True leaders look within: The road ahead to professionalize the social investment sector

5 min read

It is time to see if non-profit organizations that deploy significant resources use the same rigor and standards to measure themselves and their internal operations as they expect from the beneficiaries they support.

We find several foundations that deploy hundreds of millions of dollars in grants often do not bring principles of diversity, inclusion and outcome measurement to their day to day operations. Nor are they necessarily transparent about their organisation and HR practices.

This is evident across both newer entities set up by entrepreneurs who have recently created wealth, and independent foundations that have operated separately from their corporate entities for decades.

So, how do these organisations work internally?
I was fortunate to spend some time at our recently concluded forum in Salzburg with highly experienced HR and talent professionals from some of the world’s leading foundations and these were some of the key challenges they shared:

  • It is not often that you see the impact these organizations are trying to make through their grantees reflected within their own organization. Diversity and inclusion are usually par for the course when evaluating beneficiaries’ performance. However, few philanthropic organisations tend to mirror this ethos in their own staffing.
  • Including the ‘voice of the beneficiary’ in funding and outcome measurement discussions which many may see as common sense is only recently being formalized within a few funding organisations.
  • Transparency and sharing of best practices with respect to HR issues around the philanthropy sector does not appear to be the norm, although there is a group of HR professionals representing large philanthropic organisations in the US who do meet regularly and share their HR challenges.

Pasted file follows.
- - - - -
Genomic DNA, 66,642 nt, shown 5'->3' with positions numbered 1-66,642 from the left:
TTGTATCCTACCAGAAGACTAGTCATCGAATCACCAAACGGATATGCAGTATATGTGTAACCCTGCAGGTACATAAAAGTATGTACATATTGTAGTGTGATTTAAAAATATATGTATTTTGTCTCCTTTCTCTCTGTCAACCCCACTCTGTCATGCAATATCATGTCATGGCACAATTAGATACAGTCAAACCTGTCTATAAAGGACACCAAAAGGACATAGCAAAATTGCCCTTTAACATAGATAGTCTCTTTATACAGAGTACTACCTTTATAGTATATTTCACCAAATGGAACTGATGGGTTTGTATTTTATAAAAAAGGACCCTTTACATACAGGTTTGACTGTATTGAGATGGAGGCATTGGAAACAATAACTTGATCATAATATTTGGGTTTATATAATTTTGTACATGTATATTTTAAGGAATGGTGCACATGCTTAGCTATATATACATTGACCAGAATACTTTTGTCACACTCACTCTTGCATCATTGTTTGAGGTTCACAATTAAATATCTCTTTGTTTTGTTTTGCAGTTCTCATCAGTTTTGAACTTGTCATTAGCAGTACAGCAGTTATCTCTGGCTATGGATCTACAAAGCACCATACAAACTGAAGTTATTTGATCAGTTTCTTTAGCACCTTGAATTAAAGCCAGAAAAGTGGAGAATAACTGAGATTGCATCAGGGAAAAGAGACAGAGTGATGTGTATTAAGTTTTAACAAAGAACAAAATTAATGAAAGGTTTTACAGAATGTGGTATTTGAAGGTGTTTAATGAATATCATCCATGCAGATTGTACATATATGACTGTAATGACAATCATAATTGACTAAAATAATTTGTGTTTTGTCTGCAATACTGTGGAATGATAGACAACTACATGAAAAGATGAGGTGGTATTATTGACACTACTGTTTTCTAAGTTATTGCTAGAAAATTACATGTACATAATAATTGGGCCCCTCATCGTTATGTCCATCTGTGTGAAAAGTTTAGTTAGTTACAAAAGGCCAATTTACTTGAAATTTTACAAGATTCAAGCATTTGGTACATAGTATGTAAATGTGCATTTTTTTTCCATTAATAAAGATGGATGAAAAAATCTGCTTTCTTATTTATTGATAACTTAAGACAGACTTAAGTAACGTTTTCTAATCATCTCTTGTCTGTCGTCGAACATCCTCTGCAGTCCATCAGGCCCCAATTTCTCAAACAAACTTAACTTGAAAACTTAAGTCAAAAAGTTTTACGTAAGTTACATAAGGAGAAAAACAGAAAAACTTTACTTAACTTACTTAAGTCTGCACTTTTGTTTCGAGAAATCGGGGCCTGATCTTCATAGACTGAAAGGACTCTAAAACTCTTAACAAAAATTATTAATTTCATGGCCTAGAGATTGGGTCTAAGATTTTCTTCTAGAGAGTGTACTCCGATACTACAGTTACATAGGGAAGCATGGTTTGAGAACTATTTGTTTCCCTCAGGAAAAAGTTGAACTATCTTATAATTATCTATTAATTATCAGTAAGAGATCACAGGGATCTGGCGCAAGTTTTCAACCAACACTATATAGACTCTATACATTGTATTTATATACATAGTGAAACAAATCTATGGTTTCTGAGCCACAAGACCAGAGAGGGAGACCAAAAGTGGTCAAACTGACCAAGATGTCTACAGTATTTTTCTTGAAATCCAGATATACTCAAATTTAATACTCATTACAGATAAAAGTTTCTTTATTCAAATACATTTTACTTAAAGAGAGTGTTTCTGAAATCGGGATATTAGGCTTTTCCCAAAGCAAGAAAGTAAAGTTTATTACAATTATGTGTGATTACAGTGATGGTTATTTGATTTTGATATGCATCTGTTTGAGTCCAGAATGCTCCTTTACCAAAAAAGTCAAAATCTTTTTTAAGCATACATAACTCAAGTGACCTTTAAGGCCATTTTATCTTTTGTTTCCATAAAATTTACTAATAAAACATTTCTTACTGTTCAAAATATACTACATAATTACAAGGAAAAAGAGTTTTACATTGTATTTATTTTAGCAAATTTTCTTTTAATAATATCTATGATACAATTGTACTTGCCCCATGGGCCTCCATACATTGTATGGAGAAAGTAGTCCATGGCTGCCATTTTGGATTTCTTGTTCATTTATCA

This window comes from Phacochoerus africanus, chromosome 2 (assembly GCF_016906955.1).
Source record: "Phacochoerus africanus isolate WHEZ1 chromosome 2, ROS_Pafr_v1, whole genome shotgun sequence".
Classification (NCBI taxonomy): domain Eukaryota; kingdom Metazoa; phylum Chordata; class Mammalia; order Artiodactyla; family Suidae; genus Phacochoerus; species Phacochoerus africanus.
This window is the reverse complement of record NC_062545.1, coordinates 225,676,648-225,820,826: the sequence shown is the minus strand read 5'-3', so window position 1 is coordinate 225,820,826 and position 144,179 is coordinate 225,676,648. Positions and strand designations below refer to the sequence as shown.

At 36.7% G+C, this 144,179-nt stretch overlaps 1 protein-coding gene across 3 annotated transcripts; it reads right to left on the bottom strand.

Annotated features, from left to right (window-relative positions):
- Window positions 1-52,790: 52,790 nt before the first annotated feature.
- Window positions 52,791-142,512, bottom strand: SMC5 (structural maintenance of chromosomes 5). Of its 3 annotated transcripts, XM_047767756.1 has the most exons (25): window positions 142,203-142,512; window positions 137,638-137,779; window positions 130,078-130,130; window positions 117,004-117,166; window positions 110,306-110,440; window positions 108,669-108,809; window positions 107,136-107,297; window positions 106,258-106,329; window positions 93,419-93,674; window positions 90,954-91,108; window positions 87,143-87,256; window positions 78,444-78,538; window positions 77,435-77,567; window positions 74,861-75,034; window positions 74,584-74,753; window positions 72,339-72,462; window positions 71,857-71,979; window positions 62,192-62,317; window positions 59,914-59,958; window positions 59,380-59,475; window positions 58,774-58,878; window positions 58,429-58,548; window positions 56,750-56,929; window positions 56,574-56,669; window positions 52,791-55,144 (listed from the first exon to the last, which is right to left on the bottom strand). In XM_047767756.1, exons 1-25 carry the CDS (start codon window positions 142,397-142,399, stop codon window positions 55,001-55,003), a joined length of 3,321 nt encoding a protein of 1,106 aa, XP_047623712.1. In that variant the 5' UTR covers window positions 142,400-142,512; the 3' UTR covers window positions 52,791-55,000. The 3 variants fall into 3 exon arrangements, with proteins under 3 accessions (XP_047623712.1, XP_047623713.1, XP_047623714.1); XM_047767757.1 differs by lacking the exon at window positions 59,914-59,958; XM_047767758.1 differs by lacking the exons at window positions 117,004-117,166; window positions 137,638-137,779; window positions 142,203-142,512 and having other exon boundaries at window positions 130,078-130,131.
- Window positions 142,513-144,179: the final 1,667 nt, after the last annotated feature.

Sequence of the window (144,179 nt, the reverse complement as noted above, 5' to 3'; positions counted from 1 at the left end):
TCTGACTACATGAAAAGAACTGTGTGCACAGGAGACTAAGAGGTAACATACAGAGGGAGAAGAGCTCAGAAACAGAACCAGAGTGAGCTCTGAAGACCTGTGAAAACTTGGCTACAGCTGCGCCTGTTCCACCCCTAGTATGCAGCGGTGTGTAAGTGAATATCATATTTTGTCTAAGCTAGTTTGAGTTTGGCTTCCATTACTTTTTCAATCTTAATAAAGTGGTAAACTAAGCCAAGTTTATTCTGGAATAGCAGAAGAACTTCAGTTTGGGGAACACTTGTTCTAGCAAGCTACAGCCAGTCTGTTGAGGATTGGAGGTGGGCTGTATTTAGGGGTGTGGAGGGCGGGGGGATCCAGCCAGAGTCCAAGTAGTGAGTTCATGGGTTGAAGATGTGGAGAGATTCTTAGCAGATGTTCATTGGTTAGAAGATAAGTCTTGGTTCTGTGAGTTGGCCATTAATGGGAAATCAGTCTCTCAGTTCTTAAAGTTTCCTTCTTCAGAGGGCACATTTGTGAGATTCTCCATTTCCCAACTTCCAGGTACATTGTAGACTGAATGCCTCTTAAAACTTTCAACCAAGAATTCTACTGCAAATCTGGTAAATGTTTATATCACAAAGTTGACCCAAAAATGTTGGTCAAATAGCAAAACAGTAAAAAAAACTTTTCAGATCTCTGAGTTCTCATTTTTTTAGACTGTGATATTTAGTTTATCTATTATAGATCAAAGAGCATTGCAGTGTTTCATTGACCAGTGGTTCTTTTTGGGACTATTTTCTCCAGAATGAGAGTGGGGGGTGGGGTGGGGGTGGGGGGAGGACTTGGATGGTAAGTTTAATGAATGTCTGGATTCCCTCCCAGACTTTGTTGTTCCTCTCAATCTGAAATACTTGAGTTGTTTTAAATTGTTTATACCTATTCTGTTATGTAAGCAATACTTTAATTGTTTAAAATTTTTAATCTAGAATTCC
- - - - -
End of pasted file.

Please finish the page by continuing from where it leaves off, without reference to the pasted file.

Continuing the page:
• Collaboration while talked about many times does not happen very often in practice. This is especially true in markets where institutionalized philanthropy and social investment are fairly nascent. There appears to be a carry-over of feelings of competition as might have been the case in the businesses from which these organisations originated rather than a collaborative spirit which is essential if we are to maximise social impact.
  • It is very rare to see HR leads of prominent philanthropic organisations speaking at industry events where there are beneficiary organisations and other peer funders present.
  • There is a perception that large funding organisations are opaque, and distant from the issues they seek to address. It has also perpetuated a feeling of “them and us” with funders sometimes being seen as arrogant and unilateral in their approach and decision making.